Wednesday, February 10, 2016


A Guest Column
By Rev. F. Richard Garland
I have a love/hate relationship with Lent. At its best it can foster a healthy self examination that leads to insight and new possibilities. At its worst it is a long, dark, weary slog through the ‘oughts and the shall nots’ of religion. I seldom go willingly into Lent.
Not long ago, I walked into a sanctuary and, there in the center aisle, I was greeted by a basin of water, behind which was a large mirror, upon which was written, “You are beloved.” It was the beginning of the season of Epiphany. In the bulletin there was offered an invitation for people to pause, touch the water, to remember their Baptism and be thankful. We were reminded that, as was Jesus at his Baptism, we are beloved of God. It is a stark contrast to the beginning of Lent when we are also reminded, “You are dust, and to dust you shall return.”
Both are true, and it got me to wondering if Epiphany has something to teach us in Lent. 

What if we spent the necessary time of Lenten introspection listening for the deeper, wiser voice that reminds us that we are beloved of God - a season of light teaching us how to cope with the dark.
In the creation story God says: “Let there be light.” The first voice of creation is the voice of life, overcoming the dark, formless void.

In John’s gospel the Word becomes flesh - a light that shines in the darkness. In Luke’s gospel at the baptism of Jesus there is a voice, “You are my Son, the beloved; with you I am well pleased.” In the Book of Revelation there is a voice from the throne: “The home of God is with mortals.” “I am making all things new.” These are the voices of life, of hope, of Love, of vision - the deeper, wiser voices that bring health and wholeness, physically and spiritually.
In our journey through Lent we are called to listen to these voices - voices that heal, nurture and build up. Otherwise, as Christine Valters Paintner warns: “When we continue to follow the judge or the inner critic, or any of the especially loud and vocal voices inside us, without recourse to the whole range of who we are, we can become depleted by self doubt and insecurity.”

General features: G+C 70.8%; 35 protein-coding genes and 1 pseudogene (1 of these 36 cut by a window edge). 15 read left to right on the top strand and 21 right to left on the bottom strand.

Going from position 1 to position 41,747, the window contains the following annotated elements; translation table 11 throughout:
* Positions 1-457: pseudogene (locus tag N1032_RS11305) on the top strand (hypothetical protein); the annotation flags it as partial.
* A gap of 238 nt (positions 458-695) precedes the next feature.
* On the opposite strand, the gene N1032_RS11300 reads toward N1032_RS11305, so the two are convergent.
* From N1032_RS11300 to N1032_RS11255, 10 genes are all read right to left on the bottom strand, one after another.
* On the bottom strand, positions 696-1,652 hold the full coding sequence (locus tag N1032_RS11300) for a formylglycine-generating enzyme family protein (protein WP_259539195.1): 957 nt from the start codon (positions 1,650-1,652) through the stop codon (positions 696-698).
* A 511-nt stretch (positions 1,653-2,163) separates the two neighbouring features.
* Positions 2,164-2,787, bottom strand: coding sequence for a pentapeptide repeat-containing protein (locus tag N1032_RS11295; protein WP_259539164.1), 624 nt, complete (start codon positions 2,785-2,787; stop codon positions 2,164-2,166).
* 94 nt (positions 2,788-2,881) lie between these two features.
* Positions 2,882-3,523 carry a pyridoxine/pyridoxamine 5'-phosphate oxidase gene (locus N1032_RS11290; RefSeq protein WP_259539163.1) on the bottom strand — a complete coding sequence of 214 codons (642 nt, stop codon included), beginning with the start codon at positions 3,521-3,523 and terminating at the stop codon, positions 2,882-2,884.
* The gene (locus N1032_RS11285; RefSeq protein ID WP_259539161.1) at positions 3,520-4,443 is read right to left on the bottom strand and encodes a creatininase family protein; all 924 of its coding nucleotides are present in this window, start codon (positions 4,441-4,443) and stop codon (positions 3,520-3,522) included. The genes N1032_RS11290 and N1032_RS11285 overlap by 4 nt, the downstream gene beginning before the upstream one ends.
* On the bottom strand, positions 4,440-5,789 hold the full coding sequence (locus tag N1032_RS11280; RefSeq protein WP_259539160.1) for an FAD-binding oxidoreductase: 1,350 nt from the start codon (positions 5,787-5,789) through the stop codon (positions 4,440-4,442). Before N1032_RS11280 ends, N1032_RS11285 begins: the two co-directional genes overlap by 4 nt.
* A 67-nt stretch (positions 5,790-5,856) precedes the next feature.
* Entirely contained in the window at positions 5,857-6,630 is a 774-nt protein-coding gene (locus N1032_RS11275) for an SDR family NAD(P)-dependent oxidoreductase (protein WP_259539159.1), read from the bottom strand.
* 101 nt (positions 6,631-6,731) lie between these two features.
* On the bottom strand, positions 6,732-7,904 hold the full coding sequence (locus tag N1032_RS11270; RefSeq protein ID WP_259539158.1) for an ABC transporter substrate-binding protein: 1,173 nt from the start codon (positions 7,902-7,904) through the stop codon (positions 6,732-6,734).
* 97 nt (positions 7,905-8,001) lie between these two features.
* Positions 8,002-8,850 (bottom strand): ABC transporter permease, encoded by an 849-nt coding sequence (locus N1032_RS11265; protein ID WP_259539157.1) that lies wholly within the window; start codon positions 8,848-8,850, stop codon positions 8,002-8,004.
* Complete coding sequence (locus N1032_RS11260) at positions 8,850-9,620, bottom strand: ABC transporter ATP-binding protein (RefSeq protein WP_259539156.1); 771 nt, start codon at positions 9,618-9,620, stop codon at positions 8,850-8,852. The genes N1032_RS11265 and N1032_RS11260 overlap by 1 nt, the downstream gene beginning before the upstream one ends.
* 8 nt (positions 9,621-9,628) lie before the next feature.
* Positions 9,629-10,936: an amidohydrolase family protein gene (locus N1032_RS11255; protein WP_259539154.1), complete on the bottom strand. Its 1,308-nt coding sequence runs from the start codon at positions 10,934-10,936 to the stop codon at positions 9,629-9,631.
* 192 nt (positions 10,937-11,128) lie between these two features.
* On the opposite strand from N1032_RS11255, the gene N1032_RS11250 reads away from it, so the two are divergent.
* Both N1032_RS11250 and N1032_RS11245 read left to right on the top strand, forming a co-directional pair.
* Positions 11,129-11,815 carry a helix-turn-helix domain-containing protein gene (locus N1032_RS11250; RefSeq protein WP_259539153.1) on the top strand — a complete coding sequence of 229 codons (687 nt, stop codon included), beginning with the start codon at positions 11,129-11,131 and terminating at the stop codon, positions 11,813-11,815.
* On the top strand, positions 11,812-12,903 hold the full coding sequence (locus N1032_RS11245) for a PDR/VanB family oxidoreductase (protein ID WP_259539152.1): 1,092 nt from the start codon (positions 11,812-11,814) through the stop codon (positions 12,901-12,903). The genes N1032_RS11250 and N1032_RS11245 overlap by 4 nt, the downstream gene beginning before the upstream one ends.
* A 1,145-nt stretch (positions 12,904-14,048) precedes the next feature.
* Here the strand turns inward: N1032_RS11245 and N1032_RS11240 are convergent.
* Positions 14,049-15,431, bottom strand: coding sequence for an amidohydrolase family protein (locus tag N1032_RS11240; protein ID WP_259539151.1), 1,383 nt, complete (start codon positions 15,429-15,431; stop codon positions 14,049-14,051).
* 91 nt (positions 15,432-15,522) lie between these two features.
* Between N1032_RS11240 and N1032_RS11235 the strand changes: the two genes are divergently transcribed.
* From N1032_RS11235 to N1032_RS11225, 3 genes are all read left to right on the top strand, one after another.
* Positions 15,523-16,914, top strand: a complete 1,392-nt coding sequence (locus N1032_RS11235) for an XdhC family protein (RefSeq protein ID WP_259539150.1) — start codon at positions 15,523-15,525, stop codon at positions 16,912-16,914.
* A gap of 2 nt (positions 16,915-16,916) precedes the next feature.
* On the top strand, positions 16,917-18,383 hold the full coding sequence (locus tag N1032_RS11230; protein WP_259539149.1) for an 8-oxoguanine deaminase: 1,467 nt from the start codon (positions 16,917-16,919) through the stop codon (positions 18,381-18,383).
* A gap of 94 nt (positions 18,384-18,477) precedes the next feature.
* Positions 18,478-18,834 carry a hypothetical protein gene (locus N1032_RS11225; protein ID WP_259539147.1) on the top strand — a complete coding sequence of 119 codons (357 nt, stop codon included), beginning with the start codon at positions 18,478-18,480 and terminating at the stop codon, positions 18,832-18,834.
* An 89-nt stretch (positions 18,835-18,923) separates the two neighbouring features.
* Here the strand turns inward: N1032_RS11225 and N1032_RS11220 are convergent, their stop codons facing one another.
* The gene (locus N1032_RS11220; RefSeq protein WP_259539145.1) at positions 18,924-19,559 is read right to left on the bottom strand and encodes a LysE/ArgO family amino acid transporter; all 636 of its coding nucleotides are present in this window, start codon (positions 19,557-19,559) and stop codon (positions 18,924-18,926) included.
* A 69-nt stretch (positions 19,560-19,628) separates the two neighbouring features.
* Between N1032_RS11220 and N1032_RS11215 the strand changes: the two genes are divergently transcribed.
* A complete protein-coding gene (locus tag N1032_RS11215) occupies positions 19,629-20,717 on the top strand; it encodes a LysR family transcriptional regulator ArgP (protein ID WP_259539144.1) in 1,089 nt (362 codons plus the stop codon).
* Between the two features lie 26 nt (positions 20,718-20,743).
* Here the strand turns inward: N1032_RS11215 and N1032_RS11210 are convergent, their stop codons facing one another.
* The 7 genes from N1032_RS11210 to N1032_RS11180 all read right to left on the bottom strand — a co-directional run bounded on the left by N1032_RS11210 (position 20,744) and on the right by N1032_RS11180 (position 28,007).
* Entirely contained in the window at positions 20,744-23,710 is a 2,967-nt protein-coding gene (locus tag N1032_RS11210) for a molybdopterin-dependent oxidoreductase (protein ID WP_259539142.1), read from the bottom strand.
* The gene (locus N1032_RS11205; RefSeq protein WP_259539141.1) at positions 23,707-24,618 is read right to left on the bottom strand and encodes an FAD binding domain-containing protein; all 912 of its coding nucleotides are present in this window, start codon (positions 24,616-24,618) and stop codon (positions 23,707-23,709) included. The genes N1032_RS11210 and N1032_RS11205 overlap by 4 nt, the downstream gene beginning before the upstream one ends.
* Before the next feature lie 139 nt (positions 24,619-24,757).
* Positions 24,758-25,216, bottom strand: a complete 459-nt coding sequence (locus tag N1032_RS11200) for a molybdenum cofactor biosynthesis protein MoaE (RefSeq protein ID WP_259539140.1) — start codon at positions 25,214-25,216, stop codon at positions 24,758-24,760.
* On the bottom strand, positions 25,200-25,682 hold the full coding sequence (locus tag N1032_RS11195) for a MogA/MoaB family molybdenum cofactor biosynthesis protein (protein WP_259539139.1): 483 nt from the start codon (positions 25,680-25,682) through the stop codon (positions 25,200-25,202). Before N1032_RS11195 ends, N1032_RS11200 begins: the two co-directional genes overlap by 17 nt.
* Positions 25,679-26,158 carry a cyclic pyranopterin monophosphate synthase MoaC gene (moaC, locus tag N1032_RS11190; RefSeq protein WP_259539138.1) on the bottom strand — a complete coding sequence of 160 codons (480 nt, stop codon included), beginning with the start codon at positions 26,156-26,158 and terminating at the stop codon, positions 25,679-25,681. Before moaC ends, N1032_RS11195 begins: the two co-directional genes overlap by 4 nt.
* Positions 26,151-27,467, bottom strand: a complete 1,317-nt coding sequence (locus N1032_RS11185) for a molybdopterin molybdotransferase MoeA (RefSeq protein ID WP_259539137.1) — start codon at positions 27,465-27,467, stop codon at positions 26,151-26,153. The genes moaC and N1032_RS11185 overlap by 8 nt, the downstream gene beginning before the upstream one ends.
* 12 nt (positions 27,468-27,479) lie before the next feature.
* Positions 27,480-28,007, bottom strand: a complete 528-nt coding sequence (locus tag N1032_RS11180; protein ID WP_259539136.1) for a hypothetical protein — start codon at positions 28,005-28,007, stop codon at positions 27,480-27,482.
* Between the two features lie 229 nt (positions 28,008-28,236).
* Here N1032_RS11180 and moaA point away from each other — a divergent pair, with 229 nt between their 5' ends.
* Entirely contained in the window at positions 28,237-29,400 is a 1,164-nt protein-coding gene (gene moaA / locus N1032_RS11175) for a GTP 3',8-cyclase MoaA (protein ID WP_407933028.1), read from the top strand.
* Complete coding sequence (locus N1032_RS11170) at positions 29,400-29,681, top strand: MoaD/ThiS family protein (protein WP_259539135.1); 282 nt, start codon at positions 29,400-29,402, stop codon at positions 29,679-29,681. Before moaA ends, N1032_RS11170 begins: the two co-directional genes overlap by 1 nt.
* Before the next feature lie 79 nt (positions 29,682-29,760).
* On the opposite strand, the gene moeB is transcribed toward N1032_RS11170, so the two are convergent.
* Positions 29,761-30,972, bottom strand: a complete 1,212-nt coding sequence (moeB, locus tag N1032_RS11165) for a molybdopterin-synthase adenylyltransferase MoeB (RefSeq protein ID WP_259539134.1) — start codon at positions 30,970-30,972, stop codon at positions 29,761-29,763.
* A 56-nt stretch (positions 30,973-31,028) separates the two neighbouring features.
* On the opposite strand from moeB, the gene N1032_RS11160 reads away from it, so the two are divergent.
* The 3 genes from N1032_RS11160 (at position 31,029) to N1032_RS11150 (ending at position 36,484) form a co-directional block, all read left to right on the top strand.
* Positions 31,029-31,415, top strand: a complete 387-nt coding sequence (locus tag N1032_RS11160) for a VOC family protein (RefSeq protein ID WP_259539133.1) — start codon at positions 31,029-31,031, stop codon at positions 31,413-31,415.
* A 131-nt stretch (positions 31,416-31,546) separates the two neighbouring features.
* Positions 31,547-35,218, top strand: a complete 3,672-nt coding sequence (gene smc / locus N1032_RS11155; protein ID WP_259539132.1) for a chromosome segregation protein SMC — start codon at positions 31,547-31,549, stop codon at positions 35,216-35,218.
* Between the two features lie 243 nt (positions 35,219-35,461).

So, where does one start? Where does one go to hear this deeper wiser voice? 

For people of faith there is no better place than the Book of Psalms. The Book of Psalms was Jesus’ prayer book. The Psalms have been the staple of worshiping people for millennia. The Psalms have been a source book for life from the very beginning. There is no dimension of life that the Psalms do not touch. Throughout the Psalms you will encounter the voice of God, in all of its depth and all of its wisdom. How does one start? By reading them of course! Preferably out loud. Why out loud? Because it slows one down. 
By the way, I found a wonderful website - - where you can set up your own reading plan and receive a daily email that includes the bible text for the day. Try it out - go to the site - click on Psalms - set the time frame [I would suggest 90 days] - and check the box for ‘send a daily email’ and voila! You have a reading plan!
The process of listening for the deeper wiser, voice is really quite simple:
+++ Read the Psalms out loud - make note and be open to the voice and words you hear.
+++ Pray: “O God, what are you trying to teach me through these words?”
+++ Reflect on where this deeper wisdom will lead you in your walk of faith. 

In his wonderful little book “Praying the Psalms,” Thomas Merton observes: “The Psalms establish us in God, they unite us to Him in Christ.” “The function of the Psalms is to reveal to us God as the ‘treasure’ whom we love because He has first loved us.” You are beloved!

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